On the other hand, an injunction against harassment, like the one against Jaurique, affects people who are not blood relatives or married and have never lived together. And a single harassment is not enough to obtain an injunction; otherwise, someone freaked out in traffic or insulted by a fellow buyer could run to the nearest courthouse and seek a court order if the perpetrator could be identified. Rather, there must have been a “series of acts” that serve to “alert, annoy or harass” someone and, according to the statue, serve “no legitimate purpose”. The plaintiff bears the costs of serving the injunction, but a court may waive this.
Finally, the third type is called an injunction against harassment in the workplace, which does not require a series of acts, but this topic is outside the scope of this article.
The injunction against Jaurique
In this case, the injunction was served on Jaurique on August 18th. According to the petition, the plaintiff swore under oath that Jaurique attacked the underage boy on school grounds in March, causing “multiple facial fractures and stitches”. The plaintiff also alleged that on the following August 8th, “Joey made several threats against (the minor) and there were other arguments (sic) Joey had a gun. (Minor) was forced to defend himself. Joey was high on Xanex. (sic) We (plaintiffs) fear for life (minors). “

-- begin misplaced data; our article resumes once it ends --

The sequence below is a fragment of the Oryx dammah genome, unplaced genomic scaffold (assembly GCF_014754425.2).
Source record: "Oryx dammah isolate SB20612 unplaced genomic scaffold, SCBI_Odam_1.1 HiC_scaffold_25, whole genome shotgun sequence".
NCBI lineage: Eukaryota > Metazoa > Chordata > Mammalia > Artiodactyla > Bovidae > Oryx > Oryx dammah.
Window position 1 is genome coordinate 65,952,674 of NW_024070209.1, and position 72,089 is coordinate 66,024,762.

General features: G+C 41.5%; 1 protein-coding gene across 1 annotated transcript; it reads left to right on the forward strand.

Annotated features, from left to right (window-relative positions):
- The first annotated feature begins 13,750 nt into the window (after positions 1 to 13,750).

As mentioned earlier, it’s noteworthy that the August 8th date is the exact same date that Jaurique was allegedly beaten up on the Low Lake show. There is some evidence (see below) but no confirmation that any of the minors who allegedly assaulted Jaurique are linked to the injunction against Jaurique.